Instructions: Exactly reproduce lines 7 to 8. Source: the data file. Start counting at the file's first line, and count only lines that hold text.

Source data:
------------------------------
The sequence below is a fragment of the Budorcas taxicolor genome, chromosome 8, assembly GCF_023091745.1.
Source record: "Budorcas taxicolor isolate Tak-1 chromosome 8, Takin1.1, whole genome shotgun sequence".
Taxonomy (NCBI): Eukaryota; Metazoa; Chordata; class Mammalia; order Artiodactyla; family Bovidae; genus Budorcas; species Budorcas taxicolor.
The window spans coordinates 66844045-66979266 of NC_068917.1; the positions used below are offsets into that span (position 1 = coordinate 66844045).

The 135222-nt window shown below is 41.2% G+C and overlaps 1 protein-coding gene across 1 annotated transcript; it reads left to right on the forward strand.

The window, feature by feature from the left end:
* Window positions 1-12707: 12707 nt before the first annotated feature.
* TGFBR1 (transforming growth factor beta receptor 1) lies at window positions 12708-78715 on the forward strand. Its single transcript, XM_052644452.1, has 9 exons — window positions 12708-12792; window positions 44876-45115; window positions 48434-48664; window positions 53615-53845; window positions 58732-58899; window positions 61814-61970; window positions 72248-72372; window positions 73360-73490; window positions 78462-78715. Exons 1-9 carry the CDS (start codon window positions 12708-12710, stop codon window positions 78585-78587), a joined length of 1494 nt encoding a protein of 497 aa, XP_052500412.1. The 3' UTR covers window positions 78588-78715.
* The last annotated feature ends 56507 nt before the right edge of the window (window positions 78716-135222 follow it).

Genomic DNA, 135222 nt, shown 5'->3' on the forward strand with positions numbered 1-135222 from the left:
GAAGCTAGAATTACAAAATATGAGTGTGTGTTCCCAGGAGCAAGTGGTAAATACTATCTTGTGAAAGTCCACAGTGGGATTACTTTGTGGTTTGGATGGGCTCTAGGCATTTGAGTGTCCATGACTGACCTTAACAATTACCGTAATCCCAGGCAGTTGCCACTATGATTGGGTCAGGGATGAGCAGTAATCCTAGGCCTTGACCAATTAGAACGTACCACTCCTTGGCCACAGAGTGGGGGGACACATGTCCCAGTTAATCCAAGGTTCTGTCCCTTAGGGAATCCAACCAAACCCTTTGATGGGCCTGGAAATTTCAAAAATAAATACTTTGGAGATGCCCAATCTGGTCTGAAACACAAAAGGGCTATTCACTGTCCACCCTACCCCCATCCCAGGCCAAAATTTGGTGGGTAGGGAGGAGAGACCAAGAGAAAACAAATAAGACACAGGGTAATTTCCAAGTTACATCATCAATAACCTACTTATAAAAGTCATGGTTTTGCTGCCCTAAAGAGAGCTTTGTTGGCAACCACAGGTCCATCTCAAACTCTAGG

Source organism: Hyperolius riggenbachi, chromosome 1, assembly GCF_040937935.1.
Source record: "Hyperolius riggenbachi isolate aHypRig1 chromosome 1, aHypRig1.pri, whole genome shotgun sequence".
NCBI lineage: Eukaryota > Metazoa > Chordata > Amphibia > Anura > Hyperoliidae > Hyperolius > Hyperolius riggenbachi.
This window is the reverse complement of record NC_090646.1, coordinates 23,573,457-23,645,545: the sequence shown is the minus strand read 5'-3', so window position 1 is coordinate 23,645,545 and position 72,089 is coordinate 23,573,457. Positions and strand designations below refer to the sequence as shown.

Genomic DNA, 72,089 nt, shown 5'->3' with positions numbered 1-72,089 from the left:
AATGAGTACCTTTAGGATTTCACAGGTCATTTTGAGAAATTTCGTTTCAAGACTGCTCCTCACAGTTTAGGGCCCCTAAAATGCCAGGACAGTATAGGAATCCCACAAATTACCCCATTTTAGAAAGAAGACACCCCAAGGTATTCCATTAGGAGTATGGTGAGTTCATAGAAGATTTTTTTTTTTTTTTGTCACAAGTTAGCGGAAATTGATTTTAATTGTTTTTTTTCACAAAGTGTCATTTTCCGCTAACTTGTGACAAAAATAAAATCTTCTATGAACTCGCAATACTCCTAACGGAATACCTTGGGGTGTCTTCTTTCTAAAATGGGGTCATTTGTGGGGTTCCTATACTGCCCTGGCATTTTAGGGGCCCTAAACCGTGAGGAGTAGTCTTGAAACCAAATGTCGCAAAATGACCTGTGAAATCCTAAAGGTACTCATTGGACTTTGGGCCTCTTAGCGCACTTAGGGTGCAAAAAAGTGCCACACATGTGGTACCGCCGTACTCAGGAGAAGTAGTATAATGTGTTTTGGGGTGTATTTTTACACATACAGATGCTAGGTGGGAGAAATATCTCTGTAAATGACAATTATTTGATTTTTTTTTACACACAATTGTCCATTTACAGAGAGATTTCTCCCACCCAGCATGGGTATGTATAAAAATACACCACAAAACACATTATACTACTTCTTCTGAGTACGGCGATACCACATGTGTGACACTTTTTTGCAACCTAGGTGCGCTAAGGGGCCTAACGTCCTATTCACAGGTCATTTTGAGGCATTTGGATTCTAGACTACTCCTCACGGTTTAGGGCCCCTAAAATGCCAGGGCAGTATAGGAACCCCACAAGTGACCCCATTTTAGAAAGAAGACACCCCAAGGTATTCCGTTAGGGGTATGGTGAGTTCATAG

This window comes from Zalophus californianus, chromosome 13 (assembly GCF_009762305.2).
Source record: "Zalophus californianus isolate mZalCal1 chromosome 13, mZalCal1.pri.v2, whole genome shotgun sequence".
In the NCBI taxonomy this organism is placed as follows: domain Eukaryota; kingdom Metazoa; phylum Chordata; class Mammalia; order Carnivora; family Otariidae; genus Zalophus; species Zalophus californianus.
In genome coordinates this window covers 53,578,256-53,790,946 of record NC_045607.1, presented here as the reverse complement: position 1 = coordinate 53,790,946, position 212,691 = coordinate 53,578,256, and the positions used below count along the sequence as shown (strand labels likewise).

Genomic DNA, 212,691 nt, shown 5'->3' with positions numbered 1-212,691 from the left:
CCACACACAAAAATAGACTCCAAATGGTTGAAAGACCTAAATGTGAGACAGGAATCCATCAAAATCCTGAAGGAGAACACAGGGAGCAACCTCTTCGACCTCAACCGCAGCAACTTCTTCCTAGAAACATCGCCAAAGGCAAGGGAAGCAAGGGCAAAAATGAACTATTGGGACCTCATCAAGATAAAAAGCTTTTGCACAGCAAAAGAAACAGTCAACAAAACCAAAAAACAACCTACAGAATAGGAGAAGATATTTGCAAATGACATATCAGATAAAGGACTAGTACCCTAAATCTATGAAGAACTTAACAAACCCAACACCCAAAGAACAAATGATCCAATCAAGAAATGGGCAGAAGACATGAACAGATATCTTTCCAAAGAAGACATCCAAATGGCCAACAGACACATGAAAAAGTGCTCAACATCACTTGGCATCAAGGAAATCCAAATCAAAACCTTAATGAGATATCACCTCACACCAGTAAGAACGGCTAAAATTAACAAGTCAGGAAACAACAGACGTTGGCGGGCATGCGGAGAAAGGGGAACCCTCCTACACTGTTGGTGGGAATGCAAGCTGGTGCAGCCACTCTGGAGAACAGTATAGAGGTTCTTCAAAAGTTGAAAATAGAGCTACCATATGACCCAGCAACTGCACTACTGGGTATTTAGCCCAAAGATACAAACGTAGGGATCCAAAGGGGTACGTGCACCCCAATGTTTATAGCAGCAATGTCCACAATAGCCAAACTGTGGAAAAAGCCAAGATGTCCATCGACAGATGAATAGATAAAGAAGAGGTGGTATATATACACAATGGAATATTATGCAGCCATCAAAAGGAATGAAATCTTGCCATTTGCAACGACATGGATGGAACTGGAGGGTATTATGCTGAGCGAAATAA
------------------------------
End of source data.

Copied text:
* Window positions 1-12707: 12707 nt before the first annotated feature.
* TGFBR1 (transforming growth factor beta receptor 1) lies at window positions 12708-78715 on the forward strand. Its single transcript, XM_052644452.1, has 9 exons — window positions 12708-12792; window positions 44876-45115; window positions 48434-48664; window positions 53615-53845; window positions 58732-58899; window positions 61814-61970; window positions 72248-72372; window positions 73360-73490; window positions 78462-78715. Exons 1-9 carry the CDS (start codon window positions 12708-12710, stop codon window positions 78585-78587), a joined length of 1494 nt encoding a protein of 497 aa, XP_052500412.1. The 3' UTR covers window positions 78588-78715.